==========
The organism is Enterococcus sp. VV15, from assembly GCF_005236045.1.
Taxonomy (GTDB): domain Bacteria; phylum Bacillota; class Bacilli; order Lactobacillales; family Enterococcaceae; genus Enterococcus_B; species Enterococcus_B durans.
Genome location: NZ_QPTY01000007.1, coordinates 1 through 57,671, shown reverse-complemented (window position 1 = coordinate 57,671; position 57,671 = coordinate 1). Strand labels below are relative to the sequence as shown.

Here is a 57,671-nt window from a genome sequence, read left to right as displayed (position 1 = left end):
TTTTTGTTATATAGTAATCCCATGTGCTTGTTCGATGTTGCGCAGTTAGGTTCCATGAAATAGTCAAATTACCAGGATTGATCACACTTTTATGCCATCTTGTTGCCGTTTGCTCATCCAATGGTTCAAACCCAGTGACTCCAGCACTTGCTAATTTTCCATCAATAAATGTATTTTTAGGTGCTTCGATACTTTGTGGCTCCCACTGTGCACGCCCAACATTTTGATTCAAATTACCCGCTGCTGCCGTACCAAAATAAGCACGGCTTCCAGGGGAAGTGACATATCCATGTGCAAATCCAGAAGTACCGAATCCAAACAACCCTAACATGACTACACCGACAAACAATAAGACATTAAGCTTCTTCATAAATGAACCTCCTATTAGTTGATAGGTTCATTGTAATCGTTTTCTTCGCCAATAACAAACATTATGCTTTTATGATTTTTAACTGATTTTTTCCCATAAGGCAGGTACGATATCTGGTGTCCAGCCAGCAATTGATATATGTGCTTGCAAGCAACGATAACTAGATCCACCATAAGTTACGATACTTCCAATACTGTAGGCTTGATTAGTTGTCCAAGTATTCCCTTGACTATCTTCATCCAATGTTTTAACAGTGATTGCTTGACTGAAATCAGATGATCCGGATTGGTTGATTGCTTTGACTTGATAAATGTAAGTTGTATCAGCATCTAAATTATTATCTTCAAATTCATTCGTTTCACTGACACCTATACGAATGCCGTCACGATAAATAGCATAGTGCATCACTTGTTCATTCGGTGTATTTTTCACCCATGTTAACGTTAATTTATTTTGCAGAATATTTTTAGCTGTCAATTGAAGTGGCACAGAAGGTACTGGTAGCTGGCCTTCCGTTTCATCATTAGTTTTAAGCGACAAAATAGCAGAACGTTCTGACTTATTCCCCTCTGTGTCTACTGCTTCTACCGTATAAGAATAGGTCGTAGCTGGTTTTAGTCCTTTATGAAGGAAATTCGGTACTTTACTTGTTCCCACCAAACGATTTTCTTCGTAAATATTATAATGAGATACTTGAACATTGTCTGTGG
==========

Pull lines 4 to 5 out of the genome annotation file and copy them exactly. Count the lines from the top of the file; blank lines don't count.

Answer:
Here is a 57,671-nt window from a genome sequence, read left to right as displayed (position 1 = left end):
TTTTTGTTATATAGTAATCCCATGTGCTTGTTCGATGTTGCGCAGTTAGGTTCCATGAAATAGTCAAATTACCAGGATTGATCACACTTTTATGCCATCTTGTTGCCGTTTGCTCATCCAATGGTTCAAACCCAGTGACTCCAGCACTTGCTAATTTTCCATCAATAAATGTATTTTTAGGTGCTTCGATACTTTGTGGCTCCCACTGTGCACGCCCAACATTTTGATTCAAATTACCCGCTGCTGCCGTACCAAAATAAGCACGGCTTCCAGGGGAAGTGACATATCCATGTGCAAATCCAGAAGTACCGAATCCAAACAACCCTAACATGACTACACCGACAAACAATAAGACATTAAGCTTCTTCATAAATGAACCTCCTATTAGTTGATAGGTTCATTGTAATCGTTTTCTTCGCCAATAACAAACATTATGCTTTTATGATTTTTAACTGATTTTTTCCCATAAGGCAGGTACGATATCTGGTGTCCAGCCAGCAATTGATATATGTGCTTGCAAGCAACGATAACTAGATCCACCATAAGTTACGATACTTCCAATACTGTAGGCTTGATTAGTTGTCCAAGTATTCCCTTGACTATCTTCATCCAATGTTTTAACAGTGATTGCTTGACTGAAATCAGATGATCCGGATTGGTTGATTGCTTTGACTTGATAAATGTAAGTTGTATCAGCATCTAAATTATTATCTTCAAATTCATTCGTTTCACTGACACCTATACGAATGCCGTCACGATAAATAGCATAGTGCATCACTTGTTCATTCGGTGTATTTTTCACCCATGTTAACGTTAATTTATTTTGCAGAATATTTTTAGCTGTCAATTGAAGTGGCACAGAAGGTACTGGTAGCTGGCCTTCCGTTTCATCATTAGTTTTAAGCGACAAAATAGCAGAACGTTCTGACTTATTCCCCTCTGTGTCTACTGCTTCTACCGTATAAGAATAGGTCGTAGCTGGTTTTAGTCCTTTATGAAGGAAATTCGGTACTTTACTTGTTCCCACCAAACGATTTTCTTCGTAAATATTATAATGAGATACTTGAACATTGTCTGTGG